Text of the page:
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Windows-to-Linux roadmap: Part 2. Console crash course
By Chris Walden - 2004-05-17 Page:  1 2 3 4 5

Link me up, Scotty!

One compelling feature in the Linux file system is the file link. A link is a reference to a file, so that you can let files be seen in multiple locations of the file system. However, in Linux, a link can be treated as the original file. A link can be executed, edited, and accessed without having to do anything unusual. As far as other applications on the system are concerned, a link is the original file. When you make edits to a file through the link, you are editing the original. A link is not a copy. There are two kinds of links: a hard link and a symbolic link.

A hard link can only reference files in the same file system. It provides a reference to the file's physical index (also called an inode) in the file's system. Hard links do not break when you move the original file around because they all point to the file's physical data rather than its location in the file structure. A hard-linked file does not require the user to have access rights to the original file and does not show the location of the original, so it has some security advantages. If you delete a file that has been hard linked, the file remains until all references have been deleted as well.

A symbolic link is a pointer to a file's location in the file system. Symbolic links can span file systems and can even point to files in a remote file system. A symbolic link shows the location of the original file and requires a user to have access rights to the original file's location in order to use the link. If the original file is deleted, all of the symbolic links become broken. They will point to a non-existent location in the file system.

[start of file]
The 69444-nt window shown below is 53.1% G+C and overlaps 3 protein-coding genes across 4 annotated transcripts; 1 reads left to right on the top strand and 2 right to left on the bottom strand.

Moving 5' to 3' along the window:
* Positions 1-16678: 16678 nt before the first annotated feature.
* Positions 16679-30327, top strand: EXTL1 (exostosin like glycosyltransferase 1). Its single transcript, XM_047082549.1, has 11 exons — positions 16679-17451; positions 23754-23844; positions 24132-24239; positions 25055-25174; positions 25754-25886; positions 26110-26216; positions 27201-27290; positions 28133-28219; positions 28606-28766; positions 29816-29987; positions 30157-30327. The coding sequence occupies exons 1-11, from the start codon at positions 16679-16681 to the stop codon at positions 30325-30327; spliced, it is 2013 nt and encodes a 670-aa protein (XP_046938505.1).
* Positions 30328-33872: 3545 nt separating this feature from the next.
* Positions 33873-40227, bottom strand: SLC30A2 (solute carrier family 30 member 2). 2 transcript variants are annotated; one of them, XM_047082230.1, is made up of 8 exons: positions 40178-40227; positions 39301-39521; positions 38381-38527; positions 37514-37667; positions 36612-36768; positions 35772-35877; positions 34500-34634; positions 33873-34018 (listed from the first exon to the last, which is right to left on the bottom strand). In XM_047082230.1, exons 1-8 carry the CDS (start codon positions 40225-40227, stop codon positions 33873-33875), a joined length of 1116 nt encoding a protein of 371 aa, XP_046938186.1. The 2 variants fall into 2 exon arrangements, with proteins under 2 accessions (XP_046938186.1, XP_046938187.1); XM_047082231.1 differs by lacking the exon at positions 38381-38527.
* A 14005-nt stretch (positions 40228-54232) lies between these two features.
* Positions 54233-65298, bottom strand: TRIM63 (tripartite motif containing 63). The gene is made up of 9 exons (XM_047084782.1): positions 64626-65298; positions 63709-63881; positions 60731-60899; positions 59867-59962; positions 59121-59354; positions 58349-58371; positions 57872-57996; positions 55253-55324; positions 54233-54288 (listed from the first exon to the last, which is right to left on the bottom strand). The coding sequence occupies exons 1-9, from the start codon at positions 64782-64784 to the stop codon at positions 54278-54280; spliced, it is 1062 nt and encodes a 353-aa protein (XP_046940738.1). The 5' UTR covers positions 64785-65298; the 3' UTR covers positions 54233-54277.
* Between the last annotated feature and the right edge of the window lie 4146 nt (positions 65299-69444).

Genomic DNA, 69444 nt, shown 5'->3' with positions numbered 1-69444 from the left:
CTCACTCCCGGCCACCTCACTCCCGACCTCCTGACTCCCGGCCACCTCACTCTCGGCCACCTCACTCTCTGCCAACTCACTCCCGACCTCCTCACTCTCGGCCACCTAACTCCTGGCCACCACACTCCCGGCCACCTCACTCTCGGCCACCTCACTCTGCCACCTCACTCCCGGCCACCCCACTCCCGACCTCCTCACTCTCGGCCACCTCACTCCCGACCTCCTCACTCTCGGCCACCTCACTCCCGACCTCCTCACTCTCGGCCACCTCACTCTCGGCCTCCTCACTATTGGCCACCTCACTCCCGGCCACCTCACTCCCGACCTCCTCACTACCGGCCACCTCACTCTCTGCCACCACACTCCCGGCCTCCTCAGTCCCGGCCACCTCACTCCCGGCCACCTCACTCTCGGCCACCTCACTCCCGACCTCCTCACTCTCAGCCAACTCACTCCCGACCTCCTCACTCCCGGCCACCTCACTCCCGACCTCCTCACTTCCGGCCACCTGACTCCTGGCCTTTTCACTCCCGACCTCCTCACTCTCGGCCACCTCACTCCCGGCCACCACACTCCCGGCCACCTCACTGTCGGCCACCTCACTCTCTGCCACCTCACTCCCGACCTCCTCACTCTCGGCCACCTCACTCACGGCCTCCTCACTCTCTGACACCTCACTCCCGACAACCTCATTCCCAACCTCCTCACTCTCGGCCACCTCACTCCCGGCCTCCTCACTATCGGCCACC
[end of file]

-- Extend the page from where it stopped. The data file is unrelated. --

Both types of links can be made with the command ln <source> <target>. By default ln will make a hard link. The -s switch will make a symbolic link.

# Create a hard link from MyFile in the current
# directory to /YourDir/MyFile
ln MyFile /YourDir

# Create a symbolic (soft) link from MyFile in
# the current directory to /YourDir/YourFile
ln -s MyFile /YourDir/Yourfile

In the above examples, MyFile, /YourDir/MyFile, and /YourDir/Yourfile are all treated as the same file.

Coming out of your shell

Learning to work from the console is a necessary skill for Linux administration. There are tools to avoid the console, but you will always be more limited by what you can do through a tool. Accessing a console is easy, and accessing command documentation is easy too with the man and info commands.



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First published by IBM developerWorks


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